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Comment Re:Response from Another VP (Score 1) 596

Presumably something like this, but probably more sophisticated:

Bing sidebar extracts list of unique words appearing on each site user goes to and feeds back to MS. MS correlates keywords to the next site that the user visits.

Google honeytrap employees search for trap term on google, click on the returned link which goes to an unrelated site. Since the honeytrap term is unique and no site contains this word, the only data the MS has that relates to this word comes from the sidebar data stream which shows that when a user visits a page containing this word, the next page they go to is the unrelated site. Thus the make the connection that that page is relevant.

I would have thought however that MS would have put a check in to not pull data from the sidebar when the user is visiting Google to precisely avoid this kind of accusation. Since Google found the issue for some of the words in the honeytrap but not all of the words suggests that something more subtle is happening. For example, some of the honeytrap employees might have checked their email using an online hosting service (e.g. gmail etc) to find out what the honeytrap word is before proceeding. The sidebar extracts the unique words from the email and sends to MS. Two or three clicks later the employee is at the unrelated site. Suppose the sidebar is setup to ignoring Google searches. If MS correlates to a few links out it will see the honeytrap word from the email related to the unrelated site without observing the Google results.

Comment Re:Pixel-peeping verus art (Score 1) 103

Not that I know of. Of course anyone on slashdot should be able to whip one up in a couple of minutes... :)

Doing so might violate Google's terms of service, but there are no copyright issues involved, so the only recall Google would have is to block you from their services. Once you have the image it is yours to do what you please with, though IANAL.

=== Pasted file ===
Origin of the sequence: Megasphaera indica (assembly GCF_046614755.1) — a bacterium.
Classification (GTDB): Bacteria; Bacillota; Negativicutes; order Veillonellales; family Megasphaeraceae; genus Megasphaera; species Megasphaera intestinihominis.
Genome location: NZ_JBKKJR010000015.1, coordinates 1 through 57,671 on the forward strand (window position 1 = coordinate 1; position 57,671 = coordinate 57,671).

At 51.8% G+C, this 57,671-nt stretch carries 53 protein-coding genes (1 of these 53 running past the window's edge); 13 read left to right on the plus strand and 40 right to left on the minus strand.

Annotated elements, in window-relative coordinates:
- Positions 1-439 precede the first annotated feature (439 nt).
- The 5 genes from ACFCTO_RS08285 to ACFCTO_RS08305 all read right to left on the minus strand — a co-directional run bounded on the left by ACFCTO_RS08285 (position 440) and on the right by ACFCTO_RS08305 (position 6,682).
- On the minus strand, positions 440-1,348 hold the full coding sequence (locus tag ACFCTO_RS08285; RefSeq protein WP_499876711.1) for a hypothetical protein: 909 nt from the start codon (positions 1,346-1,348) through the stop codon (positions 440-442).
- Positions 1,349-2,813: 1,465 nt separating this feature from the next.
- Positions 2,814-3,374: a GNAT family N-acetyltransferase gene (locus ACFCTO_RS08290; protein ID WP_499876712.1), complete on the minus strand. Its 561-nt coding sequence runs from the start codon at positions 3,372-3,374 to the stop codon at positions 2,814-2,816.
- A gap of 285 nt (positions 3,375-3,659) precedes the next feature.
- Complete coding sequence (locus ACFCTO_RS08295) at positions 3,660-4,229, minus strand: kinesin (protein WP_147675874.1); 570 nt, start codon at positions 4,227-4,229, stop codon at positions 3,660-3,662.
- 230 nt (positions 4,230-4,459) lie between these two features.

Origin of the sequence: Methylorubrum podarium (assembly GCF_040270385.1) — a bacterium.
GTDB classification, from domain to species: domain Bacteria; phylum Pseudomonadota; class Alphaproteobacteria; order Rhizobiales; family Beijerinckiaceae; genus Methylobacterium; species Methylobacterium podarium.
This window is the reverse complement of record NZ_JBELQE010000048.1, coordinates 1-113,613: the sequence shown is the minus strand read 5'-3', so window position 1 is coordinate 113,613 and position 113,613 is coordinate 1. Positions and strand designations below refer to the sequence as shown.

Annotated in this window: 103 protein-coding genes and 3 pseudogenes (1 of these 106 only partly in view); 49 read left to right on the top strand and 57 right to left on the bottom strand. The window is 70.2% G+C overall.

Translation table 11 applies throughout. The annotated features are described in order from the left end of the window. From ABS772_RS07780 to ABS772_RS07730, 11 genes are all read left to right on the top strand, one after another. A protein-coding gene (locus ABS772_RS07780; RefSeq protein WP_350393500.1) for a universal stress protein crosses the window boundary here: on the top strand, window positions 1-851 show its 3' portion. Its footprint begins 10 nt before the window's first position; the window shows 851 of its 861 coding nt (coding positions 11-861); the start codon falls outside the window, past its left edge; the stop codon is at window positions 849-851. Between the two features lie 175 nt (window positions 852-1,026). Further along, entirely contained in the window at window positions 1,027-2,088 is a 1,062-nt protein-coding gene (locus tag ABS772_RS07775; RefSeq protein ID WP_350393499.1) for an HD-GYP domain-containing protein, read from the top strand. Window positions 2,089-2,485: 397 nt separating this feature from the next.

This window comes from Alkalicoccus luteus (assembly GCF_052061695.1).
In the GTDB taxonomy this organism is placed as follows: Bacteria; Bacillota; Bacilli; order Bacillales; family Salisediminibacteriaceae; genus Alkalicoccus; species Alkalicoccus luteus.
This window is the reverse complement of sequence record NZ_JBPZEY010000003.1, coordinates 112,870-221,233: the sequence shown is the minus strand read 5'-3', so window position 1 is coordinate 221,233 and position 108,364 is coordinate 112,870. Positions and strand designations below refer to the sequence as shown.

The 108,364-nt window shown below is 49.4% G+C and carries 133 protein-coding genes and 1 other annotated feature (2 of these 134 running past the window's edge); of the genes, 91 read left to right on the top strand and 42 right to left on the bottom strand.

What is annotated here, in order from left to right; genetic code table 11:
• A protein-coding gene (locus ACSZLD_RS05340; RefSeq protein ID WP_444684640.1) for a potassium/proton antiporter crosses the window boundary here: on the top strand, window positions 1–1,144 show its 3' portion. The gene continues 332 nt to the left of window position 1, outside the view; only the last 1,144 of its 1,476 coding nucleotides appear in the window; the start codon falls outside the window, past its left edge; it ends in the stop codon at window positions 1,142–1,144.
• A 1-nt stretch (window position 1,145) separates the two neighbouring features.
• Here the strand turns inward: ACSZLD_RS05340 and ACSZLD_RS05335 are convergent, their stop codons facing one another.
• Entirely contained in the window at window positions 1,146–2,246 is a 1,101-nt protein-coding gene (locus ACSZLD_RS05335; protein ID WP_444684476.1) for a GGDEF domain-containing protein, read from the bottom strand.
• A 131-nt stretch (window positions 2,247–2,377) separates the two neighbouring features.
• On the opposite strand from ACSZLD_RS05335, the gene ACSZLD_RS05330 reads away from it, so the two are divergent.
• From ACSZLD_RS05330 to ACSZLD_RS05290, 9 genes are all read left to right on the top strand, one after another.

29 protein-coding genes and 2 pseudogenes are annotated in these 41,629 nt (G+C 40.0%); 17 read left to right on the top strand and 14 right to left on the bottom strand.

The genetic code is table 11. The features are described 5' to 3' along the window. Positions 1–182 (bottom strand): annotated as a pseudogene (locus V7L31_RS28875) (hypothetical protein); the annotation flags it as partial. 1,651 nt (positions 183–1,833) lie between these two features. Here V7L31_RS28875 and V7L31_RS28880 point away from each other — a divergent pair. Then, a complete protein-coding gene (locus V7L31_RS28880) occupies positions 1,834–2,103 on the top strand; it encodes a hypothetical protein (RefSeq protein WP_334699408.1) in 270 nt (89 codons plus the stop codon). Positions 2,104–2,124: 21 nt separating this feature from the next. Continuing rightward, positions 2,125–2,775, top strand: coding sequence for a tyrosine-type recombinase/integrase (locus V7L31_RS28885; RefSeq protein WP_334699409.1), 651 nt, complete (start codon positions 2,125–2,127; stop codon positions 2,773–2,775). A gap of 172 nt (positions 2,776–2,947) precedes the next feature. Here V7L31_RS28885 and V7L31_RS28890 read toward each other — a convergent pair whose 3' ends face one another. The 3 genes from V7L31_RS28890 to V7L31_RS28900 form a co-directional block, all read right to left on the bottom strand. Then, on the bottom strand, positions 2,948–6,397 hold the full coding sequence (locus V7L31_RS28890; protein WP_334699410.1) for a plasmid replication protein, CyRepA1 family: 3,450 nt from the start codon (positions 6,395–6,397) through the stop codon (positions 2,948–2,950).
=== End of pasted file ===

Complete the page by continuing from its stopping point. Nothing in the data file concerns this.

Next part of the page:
Comment Re:Pixel-peeping verus art (Score 1) 103

Totally. A quick back of the envelope calculation suggests that the resolution and quality of these images is enough to create same size reproductions with the same level of detail visible to the naked eye as in the original (however without the 3d aspects of texture and with a considerably reduced color gamut). All we need now are 100 inch monitors with 360 ppi.

Comment Re:Didn't do the math (Score 1) 294

Seems like somebody didn't think this through. If you set your MSRP to be $1,000,000,000, you'll get $200,000,000 for every sale, no matter what they charge for it (as 20% of a billion is going to be greater than 70% of pretty much any retail price.)


Only any retail price less than $285,714,286. I'm sure Amazon would be happy with collecting $85,714,286 for each sale.

Comment Re:High Risk? (Score 1) 183

From the grant documents:

Funds are not intended for basic research leading to process development, although if an applicant deems such R&D to be necessary to achieve performance targets, the inclusion of such work may be included in the overall project plan and schedule, up to 20% of the total proposed budget under...

so, no, not basic research. The high-risk here refers of course to the risk of commercial success:

OMP's emphasis on advanced biofuels is intended to encourage industry to invest in traditionally high-risk biofuels.

From a science (but not commercial) point of view basic research grants tend to be very risk adverse.

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